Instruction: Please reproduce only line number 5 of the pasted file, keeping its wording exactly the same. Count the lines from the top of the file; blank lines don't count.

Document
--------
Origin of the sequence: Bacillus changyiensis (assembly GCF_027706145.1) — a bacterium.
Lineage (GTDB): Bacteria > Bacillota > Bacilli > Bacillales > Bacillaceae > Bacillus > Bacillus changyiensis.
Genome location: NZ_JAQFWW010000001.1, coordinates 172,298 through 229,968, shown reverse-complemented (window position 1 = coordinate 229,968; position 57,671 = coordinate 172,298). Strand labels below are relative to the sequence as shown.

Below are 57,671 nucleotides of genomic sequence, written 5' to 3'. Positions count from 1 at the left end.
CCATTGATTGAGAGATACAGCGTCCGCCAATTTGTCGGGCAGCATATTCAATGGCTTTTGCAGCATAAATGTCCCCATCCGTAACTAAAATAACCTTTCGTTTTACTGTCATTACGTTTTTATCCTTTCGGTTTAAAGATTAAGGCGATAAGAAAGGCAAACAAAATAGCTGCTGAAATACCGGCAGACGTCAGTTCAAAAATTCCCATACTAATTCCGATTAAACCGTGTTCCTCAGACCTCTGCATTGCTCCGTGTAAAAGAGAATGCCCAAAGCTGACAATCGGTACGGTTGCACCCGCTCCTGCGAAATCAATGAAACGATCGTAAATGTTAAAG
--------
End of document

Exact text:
CCATTGATTGAGAGATACAGCGTCCGCCAATTTGTCGGGCAGCATATTCAATGGCTTTTGCAGCATAAATGTCCCCATCCGTAACTAAAATAACCTTTCGTTTTACTGTCATTACGTTTTTATCCTTTCGGTTTAAAGATTAAGGCGATAAGAAAGGCAAACAAAATAGCTGCTGAAATACCGGCAGACGTCAGTTCAAAAATTCCCATACTAATTCCGATTAAACCGTGTTCCTCAGACCTCTGCATTGCTCCGTGTAAAAGAGAATGCCCAAAGCTGACAATCGGTACGGTTGCACCCGCTCCTGCGAAATCAATGAAACGATCGTAAATGTTAAAG